The greater the ultrasonic beam width θ is made, the more information from the respective piezoelectric elements can be obtained, thereby obtaining a higher resolution. In practical use, the width θ kept at the level of about 10° or a little wider is very effective.
Other embodiments of this invention will next be described. FIGS. 5(a) and 5(c) are cross-sectional views of piezoelectric elements whereas FIG. 5(b) is a plan view of a piezoelectric element 1. In these drawings, the manner of formation of the facing portion D by the first and second electrodes 1b, 1c of the piezoelectric material 1a is changed. Other parts are the same as those depicted in FIG. 1.
In FIG. 5a, outward ends of the electrodes 1b, 1c are both extended to their corresponding side walls of the piezoelectric material so as to facilitate the leading-out of the electrodes. In FIG. 5(b), the facing portion D is formed by allowing the elctrodes 1b, 1c to cross each other. By taking such a structure, the control in width of the facing portion D is rendered easier. In such a structure as shown in FIG. 2, the facing portion D is determined by the extent of overlapping of the electrodes 1b, 1c. It is however determined by the widths of the electrodes 1b, 1c irrelevant to the way of their overlapping in the case of FIG. 5(b). FIG. 5(c) illustrates another embodiment of piezoelectric element in which the first electrodes 1b is applied on the entire area of one of the surfaces of the piezoelectric material 1a but the second electrode 1c is provided on a part of the other surface. Owing to the adoption of such a structure as shown in FIG. 5(c), the width of the facing portion D is determined by the width of the second electrode 1c only, thereby facilitating the control of the width of the facing portion D.
In the above embodiments, the piezoelectric elements were fabricated into array-type ultrasonic transducers. It is however possible to bring about substantially the same effects as an array-type ultrasonic transducer by causing a single-type ultrasonic probe, which is formed of a single piece of piezoelectric element, to scan mechanically.
A still further embodiment of this invention in which a conductive layer is provided will next be described.
FIG. 6 is a cross-sectional view of a piezoelectric element and acoustic matching layer.
The piezoelectric element 1 in the present embodiment has the same structure as the piezoelectric element depicted in FIG. 2. The acoustic matching layer 3 has been formed by successively laminating an insulating layer 3a, a conductive layer 3b and a protective layer 3c in order. These layers are arranged in such a way that the protective layer 3c constitutes the outermost layer.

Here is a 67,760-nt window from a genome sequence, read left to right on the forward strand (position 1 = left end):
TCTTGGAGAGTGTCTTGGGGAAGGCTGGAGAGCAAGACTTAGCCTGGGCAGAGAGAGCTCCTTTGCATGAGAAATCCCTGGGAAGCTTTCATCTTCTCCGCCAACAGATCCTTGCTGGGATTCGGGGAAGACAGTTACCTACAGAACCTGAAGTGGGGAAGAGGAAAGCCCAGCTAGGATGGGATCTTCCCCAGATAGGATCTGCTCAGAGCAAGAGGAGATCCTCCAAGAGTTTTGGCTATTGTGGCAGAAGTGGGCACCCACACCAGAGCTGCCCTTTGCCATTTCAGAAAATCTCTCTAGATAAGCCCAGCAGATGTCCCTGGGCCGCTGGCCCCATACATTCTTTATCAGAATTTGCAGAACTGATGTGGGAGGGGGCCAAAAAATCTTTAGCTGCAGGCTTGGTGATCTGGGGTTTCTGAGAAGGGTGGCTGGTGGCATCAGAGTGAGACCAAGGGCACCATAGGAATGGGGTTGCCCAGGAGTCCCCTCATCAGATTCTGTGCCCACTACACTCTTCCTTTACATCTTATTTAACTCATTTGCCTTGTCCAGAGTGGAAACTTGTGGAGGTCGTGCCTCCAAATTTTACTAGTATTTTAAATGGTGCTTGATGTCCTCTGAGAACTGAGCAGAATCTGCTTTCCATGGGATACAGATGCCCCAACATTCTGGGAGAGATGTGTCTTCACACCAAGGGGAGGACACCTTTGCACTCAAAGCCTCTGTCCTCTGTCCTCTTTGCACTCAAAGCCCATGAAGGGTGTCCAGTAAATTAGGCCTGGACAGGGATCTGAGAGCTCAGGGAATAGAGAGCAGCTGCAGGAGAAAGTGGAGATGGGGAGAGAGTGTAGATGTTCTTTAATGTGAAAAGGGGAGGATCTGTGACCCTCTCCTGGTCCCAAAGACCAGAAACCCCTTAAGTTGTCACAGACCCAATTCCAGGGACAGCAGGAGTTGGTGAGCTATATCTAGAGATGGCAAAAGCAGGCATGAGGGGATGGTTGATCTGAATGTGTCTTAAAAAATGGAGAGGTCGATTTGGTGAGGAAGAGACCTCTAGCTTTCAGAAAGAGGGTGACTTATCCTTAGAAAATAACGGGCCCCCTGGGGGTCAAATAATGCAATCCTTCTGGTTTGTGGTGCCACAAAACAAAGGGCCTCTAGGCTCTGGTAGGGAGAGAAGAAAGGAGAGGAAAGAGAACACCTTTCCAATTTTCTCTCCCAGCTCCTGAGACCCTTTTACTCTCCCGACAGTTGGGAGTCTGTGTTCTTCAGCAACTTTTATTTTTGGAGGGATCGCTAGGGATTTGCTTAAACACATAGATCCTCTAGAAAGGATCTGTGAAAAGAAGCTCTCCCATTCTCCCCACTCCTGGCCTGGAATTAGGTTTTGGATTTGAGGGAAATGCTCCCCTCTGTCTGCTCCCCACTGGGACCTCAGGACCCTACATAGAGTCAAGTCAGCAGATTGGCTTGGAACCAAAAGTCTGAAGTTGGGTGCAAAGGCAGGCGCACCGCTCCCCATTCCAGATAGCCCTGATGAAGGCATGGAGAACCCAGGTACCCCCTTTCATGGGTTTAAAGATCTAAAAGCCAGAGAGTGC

The conductive layer 3b can be provided, for example, by coating a conductive paste, depositing a metal or adhering a metal foil. It is preferred to make the thickness of the conductive layer 3b sufficiently thin relative to the wavelength so that the conductive layer 3b does not impair the emission and reception of ultrasonic waves by the piezoelectric element. The suitable thickness is of the level of 10 μm or so.
The protective layer 3c is provided to protect the conductive layer 3b. A polymer film having excellent resistance to water and oil and electrically-superb insulating property such as insulating varnish, polyimide, polyester or the like is used. It is also preferred to make the protective layer 3c sufficiently thin, preferably about 10 μm in thichness, relative to the wavelength so that the protective layer 3c does not impair the emission and reception of ultrasonic waves by the piezoelectric element. Where it is unnecessary to provide the conductive layer 3b with resistance to water, oil, etc., it is not required to provide the protective layer 3c additionally. It is however preferred to provide, generally speaking, the protective layer 3c because an ultrasonic probe is normally used to emit ultrasonic waves into an object through water, oil or the like.
Such conductive layer 3b and protective layer 3c may be provided at once if a printed flexible sheet having a conductive layer such as copper foil and made of a polyester, polyimide or the like is used. This is very advantageous from the viewpoint of fabrication. Where the insulating layer 3a is formed of a plurality of layers, it is unnecessary to provide any additional protective film if the conductive layer 3b is provided between such insulating layers.
The acoustic matching layer 3 is formed generally with a thickness equivalent to one-fourth of the wavelength λ of ultrasonic waves. The acoustic matching layer has heretofore been formed of an insulating layer only. Thus, the insulating layer has conventionally had a thickness of λ/4. In the present embodiment, it is preferred to adjust the thickness of the insulating layer 3a so that the total thickness of the insulating layer 3a, conductive layer 3b and protective layer 3c becomes λ/4 because the conductive layer 3b and protective layer 3c are provided additionally.